Friday, July 21, 2017

Loeb beats 15-year-old phenom in Stockton quarters

   STOCKTON, Calif. -- Amanda Anisimova brought the hype, but Jamie Loeb brought the game.
   Despite giving up four inches (10.2 centimeters) to the 15-year-old phenom, the second-seeded Loeb outslugged Anisimova 6-4, 6-2 today in an all-American quarterfinal in the $60,000 University of the Pacific Stockton Challenger.
   In May, the 5-foot-10 (1.83-meter) Anisimova became the youngest player to compete in the main draw of the French Open since Alize Cornet of France in 2005. Before the tournament, USTA general manager for player development Martin Blackman called Anisimova "a very special player" in a New York Times profile of her.
   After dispatching sixth-seeded Grace Min 6-1, 6-2 in the second round on Thursday, Anisimova said her long-term goal is "to become No. 1 and win every Grand Slam." 
   But Loeb, a 22-year-old product of the John McEnroe Tennis Academy in New York, is surprisingly powerful for someone her size.
   "You're not the first person to say that," Loeb, who turned pro after winning the 2015 NCAA singles title as a North Carolina sophomore, said with a laugh. "Some people are like, 'How do you get your power?' I'm like, 'I don't know.' I've always been pretty powerful and aggressive. I'm just trying to be more versatile on the court, but aggressiveness definitely is my strength."
   Loeb, ranked 154th, played outstanding offense and defense and repeatedly put Anisimova on the defensive with deep returns of serve. Loeb, however, put in only 43.4 percent of her first serves (23 of 53).
   "Obviously I can still improve on my serve, but I'm still pleased with how I'm playing and constructing points from the baseline," observed Loeb, a singles quarterfinalist in Stockton last year and the doubles champion in the 2015 (inaugural) tournament.
   Loeb said her game plan against Anisimova was to "keep the rally going because I knew once I got into the rally I had a good chance of winning. She has a big game and likes to go for her shots. I wanted to keep moving the ball around."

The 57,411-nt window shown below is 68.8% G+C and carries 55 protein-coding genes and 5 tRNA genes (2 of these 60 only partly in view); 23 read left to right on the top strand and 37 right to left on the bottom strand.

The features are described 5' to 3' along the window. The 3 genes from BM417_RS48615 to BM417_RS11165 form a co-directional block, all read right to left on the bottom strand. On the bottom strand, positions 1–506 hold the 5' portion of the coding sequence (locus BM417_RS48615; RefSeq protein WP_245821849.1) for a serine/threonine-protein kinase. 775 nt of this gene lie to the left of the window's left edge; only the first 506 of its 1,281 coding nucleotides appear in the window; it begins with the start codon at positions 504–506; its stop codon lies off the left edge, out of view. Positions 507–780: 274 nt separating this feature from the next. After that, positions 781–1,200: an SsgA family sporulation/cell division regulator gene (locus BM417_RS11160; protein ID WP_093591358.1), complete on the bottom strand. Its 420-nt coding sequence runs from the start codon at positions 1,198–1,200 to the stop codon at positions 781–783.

The fast courts at the Eve Zimmerman Tennis Center should have favored the bigger Anisimova, but it didn't work out that way.
   "I didn't have enough time to prepare for them," lamented a subdued Anisimova, who was born in Freehold Township, N.J., to Russian parents.
   At the same time, Anisimova complimented Loeb.
   "She played really well," said Anisimova, ranked 257th. "I think her style of game really helps her here. She plays really quick and fast -- she prepares her return early and has a compact swing -- and moves around the court really well."
   Loeb, who has not lost more than four games in a set in three tournament matches, will play 18-year-old wild card Ashley Kratzer of Newport Beach in Southern California for the first time in Saturday's second semifinal. Kratzer, a left-hander who turned pro late last year, defeated Xu Shilin, a 19-year-old right-hander from China who uses two hands on both sides, 6-4, 6-2.
   "My expectations were to get to the quarters. I did that yesterday, so today, I said, 'Let's just play, have fun and do what you can do,' and it worked," said the 415th-ranked Kratzer, who skipped the juniors, like the Williams sisters, to work on her game and avoid injuries. "Anything from here on, I'm proud of."
   In the first semifinal at 9 a.m., fourth-seeded Sofia Kenin, 18, of Pembroke Pines, Fla., will face Ajla Tomljanovic of Croatia.
   Kenin, 5-foot-6 (1.68 meters), downed Francesca Di Lorenzo, a 19-year-old left-hander from New Albany, Ohio, 6-3, 6-7 (5), 6-1.
   Kenin, who won last year's Sacramento Challenger, is ranked 160th. Di Lorenzo won the NCAA doubles title and lost in the first round of singles as the top seed as an Ohio State sophomore in May. She said she will decide at the end of the summer whether to turn pro.
   Tomljanovic, 5-foot-11 (1.80 meters) and lean, used her laser groundstrokes to subdue former Irina Falconi, only 5-foot-4 (1.63 meters) of Orlando, Fla., 2-6, 6-0, 6-2 in a matchup of former top-70 players rebounding from surgery. That prevented an all-U.S. semifinals.
   "I thought she played pretty good in the first set," Tomljanovic, who's based in Boca Raton, Fla., and speaks English with no accent, said after her second consecutive three-set victory in the blazing heat of the San Joaquin Valley. "I had a good start but kind of lost my concentration and let it slip away for a couple games. I just started fresh after the first set and tried to stay calm and win some more games. I got on the board 6-2 and came out and started picking up from there."
   Tomljanovic reached the Australian Open doubles quarterfinals and the fourth round of singles in the French Open in 2014. She had shoulder surgery in February 2016 and missed one year. Ranked a career-high No. 47 in February 2015, Tomljanovic has tumbled to No. 297.
   Tomljanovic is 1-0 against Kenin, having won 6-4, 6-1 in the first round of a $60,000 clay-court tournament in Charlottesville, Va., in April en route to the semifinals.
   Here are the Stockton singles and doubles draws and Saturday's schedule. Live streaming is available.

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